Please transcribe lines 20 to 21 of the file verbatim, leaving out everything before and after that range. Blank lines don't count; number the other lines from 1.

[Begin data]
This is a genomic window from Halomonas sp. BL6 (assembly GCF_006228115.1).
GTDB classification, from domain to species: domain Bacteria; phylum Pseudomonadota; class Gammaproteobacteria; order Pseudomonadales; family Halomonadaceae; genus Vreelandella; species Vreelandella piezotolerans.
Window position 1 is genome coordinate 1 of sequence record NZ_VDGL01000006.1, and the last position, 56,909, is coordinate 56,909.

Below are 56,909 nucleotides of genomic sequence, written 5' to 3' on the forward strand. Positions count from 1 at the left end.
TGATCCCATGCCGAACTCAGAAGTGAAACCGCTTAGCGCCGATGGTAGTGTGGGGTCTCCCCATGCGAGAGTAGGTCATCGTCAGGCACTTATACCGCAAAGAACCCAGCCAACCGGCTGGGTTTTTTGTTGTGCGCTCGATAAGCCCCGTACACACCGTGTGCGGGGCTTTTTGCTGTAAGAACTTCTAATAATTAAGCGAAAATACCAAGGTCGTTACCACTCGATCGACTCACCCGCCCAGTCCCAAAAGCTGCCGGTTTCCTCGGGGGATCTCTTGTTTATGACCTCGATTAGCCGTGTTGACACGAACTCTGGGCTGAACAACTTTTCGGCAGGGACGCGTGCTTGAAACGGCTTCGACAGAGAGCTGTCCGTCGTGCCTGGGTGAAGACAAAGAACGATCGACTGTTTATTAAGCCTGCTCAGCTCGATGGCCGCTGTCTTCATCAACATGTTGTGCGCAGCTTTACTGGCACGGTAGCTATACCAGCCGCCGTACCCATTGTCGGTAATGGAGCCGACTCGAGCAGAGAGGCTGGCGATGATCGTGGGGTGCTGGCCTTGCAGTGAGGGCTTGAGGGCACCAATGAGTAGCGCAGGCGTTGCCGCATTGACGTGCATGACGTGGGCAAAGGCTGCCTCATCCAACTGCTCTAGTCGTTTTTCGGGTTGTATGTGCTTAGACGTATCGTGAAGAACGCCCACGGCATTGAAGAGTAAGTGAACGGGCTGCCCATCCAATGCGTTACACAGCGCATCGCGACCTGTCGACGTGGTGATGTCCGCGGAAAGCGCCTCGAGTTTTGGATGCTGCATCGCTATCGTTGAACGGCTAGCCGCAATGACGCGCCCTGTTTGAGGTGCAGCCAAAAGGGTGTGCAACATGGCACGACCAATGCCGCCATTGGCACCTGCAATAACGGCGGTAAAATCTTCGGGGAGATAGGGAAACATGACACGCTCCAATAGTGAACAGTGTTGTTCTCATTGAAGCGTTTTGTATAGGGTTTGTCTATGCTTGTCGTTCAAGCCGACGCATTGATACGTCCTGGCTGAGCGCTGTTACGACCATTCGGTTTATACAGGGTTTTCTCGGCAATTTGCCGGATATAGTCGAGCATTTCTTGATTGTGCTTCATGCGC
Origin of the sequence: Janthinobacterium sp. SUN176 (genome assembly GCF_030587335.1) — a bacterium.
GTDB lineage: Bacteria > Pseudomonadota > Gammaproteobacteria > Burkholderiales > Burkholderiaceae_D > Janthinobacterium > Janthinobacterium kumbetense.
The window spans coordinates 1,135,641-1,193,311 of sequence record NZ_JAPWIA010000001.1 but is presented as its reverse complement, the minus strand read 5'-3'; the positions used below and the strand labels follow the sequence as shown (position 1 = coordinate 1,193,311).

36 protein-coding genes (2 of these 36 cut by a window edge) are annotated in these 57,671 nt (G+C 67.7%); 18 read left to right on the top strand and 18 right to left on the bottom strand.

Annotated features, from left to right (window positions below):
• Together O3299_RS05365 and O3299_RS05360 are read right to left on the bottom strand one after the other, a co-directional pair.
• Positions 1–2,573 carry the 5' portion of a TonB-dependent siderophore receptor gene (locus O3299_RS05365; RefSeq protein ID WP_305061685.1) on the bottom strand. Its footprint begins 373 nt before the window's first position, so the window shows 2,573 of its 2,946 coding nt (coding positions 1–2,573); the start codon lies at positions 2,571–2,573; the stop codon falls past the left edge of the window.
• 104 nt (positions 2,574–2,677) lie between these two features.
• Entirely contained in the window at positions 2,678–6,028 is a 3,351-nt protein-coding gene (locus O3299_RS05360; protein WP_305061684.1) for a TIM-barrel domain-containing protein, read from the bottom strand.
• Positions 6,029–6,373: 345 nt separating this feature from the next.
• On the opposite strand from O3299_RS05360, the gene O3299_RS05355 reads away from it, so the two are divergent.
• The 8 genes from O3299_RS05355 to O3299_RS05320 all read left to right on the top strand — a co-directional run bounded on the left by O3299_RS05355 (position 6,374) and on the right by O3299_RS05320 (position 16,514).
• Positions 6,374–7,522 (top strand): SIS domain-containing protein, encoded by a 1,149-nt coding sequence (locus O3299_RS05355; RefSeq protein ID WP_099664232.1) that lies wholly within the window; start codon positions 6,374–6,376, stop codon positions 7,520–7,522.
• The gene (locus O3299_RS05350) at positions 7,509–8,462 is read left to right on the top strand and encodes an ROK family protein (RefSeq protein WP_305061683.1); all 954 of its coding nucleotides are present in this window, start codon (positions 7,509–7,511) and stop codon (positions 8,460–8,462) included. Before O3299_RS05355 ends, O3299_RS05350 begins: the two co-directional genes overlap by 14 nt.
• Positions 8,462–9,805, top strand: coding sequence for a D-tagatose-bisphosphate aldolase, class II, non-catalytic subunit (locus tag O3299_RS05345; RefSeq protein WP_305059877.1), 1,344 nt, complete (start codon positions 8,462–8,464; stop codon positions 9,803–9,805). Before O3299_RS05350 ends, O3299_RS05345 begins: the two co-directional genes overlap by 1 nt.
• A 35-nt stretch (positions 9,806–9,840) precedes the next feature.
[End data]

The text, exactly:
• Positions 8,462–9,805, top strand: coding sequence for a D-tagatose-bisphosphate aldolase, class II, non-catalytic subunit (locus tag O3299_RS05345; RefSeq protein WP_305059877.1), 1,344 nt, complete (start codon positions 8,462–8,464; stop codon positions 9,803–9,805). Before O3299_RS05350 ends, O3299_RS05345 begins: the two co-directional genes overlap by 1 nt.
• A 35-nt stretch (positions 9,806–9,840) precedes the next feature.